Yemen FM urges UN to put financial pressure on Houthis

Yemeni Foreign Minister Ahmad Awad bin Mubarak. (Reuters/File Photo)
Yemeni Foreign Minister Ahmad Awad bin Mubarak. (Reuters/File Photo)
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Updated 27 September 2021

Yemen FM urges UN to put financial pressure on Houthis

Yemeni Foreign Minister Ahmad Awad bin Mubarak. (Reuters/File Photo)
  • Ahmad Awad bin Mubarak calls Iran ‘part of the problem’ in backing proxy militias
  • Thanks friendly nations for help with COVID-19 vaccines but says more assistance needed

LONDON: Yemeni Foreign Minister Ahmad Awad bin Mubarak on Monday urged the international community to put more financial pressure on the Iran-backed Houthi militia, in an address at the UN General Assembly in New York.

He thanked UN Secretary-General Antonio Guterres on behalf of President Abed Rabbo Mansour Hadi for his efforts to bring peace to Yemen, and congratulated its people on the anniversary of the 1962 revolution.

Bin Mubarak reminded the assembly that Yemen has been at war for seven years, with the Houthis supported logistically and militarily by Iran which, he added, aims to destabilize both Yemen and the wider region by backing armed sectarian proxy groups.

“This proves,” he said, “that Iran has been, and continues to be, part of the problem in Yemen, rather than the solution.”

He added that the Houthis have presided over a humanitarian crisis in their bid to enrich themselves, calling their coup an “autumn of suffering, injustice, oppression, destruction of political participation, suffocation of public freedom, raids on houses, explosion of schools and places of worship, chasing of opponents, torture of citizens and transforming of Sanaa — a city of history and coexistence — into a large prison for the Yemeni people.”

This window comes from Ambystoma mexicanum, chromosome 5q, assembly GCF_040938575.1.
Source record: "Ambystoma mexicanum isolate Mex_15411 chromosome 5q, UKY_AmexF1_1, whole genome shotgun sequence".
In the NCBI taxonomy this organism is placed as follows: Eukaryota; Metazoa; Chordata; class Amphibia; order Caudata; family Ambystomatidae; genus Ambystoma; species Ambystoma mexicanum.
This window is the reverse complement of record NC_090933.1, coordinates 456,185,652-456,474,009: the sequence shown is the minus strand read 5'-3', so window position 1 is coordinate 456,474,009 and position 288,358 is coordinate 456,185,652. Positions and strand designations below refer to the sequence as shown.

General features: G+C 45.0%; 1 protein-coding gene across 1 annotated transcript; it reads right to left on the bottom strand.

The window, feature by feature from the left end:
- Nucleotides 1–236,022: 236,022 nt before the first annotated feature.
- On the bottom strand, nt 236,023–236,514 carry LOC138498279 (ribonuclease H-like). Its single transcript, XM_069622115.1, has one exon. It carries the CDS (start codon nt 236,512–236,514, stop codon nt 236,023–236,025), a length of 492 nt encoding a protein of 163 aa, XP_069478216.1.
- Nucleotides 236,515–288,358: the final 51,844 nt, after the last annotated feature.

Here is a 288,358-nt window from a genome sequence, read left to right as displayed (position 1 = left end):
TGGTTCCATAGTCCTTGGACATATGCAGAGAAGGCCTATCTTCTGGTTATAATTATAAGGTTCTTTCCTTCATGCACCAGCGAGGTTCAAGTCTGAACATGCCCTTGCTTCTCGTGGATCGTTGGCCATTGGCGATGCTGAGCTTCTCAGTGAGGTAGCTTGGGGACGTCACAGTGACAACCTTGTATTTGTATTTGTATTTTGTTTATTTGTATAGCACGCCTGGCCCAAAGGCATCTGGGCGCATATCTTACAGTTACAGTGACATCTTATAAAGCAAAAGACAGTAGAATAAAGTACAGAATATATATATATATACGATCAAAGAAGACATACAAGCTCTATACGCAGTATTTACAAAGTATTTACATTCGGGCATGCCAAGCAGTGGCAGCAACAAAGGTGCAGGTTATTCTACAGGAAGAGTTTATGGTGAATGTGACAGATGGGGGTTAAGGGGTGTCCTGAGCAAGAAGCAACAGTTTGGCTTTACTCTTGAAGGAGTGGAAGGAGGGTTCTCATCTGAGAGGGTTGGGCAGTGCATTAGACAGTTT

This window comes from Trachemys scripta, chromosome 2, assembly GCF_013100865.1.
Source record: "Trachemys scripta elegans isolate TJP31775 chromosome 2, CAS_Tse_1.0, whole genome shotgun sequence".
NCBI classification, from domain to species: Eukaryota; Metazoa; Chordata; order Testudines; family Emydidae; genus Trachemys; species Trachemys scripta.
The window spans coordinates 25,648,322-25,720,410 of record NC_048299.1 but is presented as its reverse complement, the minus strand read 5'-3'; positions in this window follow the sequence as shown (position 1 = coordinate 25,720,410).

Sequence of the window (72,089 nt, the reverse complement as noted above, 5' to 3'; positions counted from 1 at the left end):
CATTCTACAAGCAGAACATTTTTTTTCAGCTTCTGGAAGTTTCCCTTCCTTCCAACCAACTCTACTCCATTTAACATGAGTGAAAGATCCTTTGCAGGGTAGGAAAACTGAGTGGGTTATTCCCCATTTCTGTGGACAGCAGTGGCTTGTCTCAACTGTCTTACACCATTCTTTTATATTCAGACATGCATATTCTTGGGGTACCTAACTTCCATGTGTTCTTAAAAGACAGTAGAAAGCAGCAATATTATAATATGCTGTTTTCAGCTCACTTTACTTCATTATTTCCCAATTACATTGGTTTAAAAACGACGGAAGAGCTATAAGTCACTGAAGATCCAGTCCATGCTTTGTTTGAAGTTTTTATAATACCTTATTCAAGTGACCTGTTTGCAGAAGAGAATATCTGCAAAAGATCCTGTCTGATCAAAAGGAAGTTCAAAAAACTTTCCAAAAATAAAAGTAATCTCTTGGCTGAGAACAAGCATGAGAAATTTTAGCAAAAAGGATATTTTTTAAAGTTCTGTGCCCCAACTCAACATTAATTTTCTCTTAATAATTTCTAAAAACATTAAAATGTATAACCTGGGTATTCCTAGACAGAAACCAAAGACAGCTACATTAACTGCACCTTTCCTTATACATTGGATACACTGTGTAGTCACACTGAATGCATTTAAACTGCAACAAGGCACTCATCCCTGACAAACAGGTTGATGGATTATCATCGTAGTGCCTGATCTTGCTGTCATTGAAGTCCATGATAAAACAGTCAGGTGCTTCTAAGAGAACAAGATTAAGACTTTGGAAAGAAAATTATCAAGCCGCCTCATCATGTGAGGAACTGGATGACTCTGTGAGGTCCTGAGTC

Bin Mubarak said Yemen’s economy has declined by over 50 percent since the start of the conflict.

He thanked Yemen’s neighbors and friends for trying to mitigate the effects of the Houthi military campaign.

“Houthi militias continue to impose more taxes and customs fees even between Yemeni cities, and they harness this to feed the war machinery and to pay salaries of their own people,” he said.

“Meanwhile, militias try to circumvent all rules to have access to goods and basic needs, even from humanitarian aid,” he added.

“All this money, estimated at $3.8 billion per year, in addition to the amounts garnered by warlords, is invested in recruiting children and involving them in the war.”

Bin Mubarak also accused the Houthis of attacking civilians and civilian infrastructure in Yemen as well as in neighboring Saudi Arabia.

He urged the international community to “shoulder its responsibility” to help “end the suffering” of ordinary Yemenis at the hands of the Houthis by “exerting pressure on the coup leaders and their sponsors … to put an end to the bloodshed and destruction.”

He said the Houthis have executed innocent Yemenis, including minors, in a manner he compared to Daesh and Al-Qaeda, adding that many, including journalists, languish in Houthi jails.

Bin Mubarak called for “more pressure” to be exerted on the Houthis to put money gained from tax and “pillage” into the country’s central bank, and asked the international community to stop the devaluation of Yemen’s currency. 

He also asked for the UN to “mainstream” international aid and other humanitarian efforts to kickstart the country’s recovery, and for a package of financial support to assist the government. 

Bin Mubarak urged countries to donate more vaccines to help Yemen, thanking the international community for their help so far but saying more needs to be done to safeguard the future of the globe against COVID-19.

He thanked Saudi Arabia for its assistance in setting up an interim Yemeni government in the port city of Aden.